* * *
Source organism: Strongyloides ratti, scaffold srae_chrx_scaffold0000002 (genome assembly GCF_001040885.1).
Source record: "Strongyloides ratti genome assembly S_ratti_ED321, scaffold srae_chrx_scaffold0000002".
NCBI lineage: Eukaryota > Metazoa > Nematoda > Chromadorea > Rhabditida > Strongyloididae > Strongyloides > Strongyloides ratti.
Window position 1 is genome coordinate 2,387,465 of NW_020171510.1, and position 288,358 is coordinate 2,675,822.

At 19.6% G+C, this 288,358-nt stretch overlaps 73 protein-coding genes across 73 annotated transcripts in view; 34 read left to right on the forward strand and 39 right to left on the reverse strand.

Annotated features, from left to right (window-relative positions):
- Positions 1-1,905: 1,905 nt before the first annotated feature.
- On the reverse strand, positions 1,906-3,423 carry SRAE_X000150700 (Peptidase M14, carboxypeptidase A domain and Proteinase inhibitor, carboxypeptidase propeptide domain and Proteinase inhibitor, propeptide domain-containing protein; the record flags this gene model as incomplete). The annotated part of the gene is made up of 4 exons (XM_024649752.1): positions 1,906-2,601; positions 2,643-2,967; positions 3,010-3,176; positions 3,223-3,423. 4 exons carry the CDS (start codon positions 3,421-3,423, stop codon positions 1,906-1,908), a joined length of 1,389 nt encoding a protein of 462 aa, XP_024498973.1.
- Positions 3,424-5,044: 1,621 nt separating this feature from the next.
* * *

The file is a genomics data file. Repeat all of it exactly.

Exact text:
Source organism: Strongyloides ratti, scaffold srae_chrx_scaffold0000002 (genome assembly GCF_001040885.1).
Source record: "Strongyloides ratti genome assembly S_ratti_ED321, scaffold srae_chrx_scaffold0000002".
NCBI lineage: Eukaryota > Metazoa > Nematoda > Chromadorea > Rhabditida > Strongyloididae > Strongyloides > Strongyloides ratti.
Window position 1 is genome coordinate 2,387,465 of NW_020171510.1, and position 288,358 is coordinate 2,675,822.

At 19.6% G+C, this 288,358-nt stretch overlaps 73 protein-coding genes across 73 annotated transcripts in view; 34 read left to right on the forward strand and 39 right to left on the reverse strand.

Annotated features, from left to right (window-relative positions):
- Positions 1-1,905: 1,905 nt before the first annotated feature.
- On the reverse strand, positions 1,906-3,423 carry SRAE_X000150700 (Peptidase M14, carboxypeptidase A domain and Proteinase inhibitor, carboxypeptidase propeptide domain and Proteinase inhibitor, propeptide domain-containing protein; the record flags this gene model as incomplete). The annotated part of the gene is made up of 4 exons (XM_024649752.1): positions 1,906-2,601; positions 2,643-2,967; positions 3,010-3,176; positions 3,223-3,423. 4 exons carry the CDS (start codon positions 3,421-3,423, stop codon positions 1,906-1,908), a joined length of 1,389 nt encoding a protein of 462 aa, XP_024498973.1.
- Positions 3,424-5,044: 1,621 nt separating this feature from the next.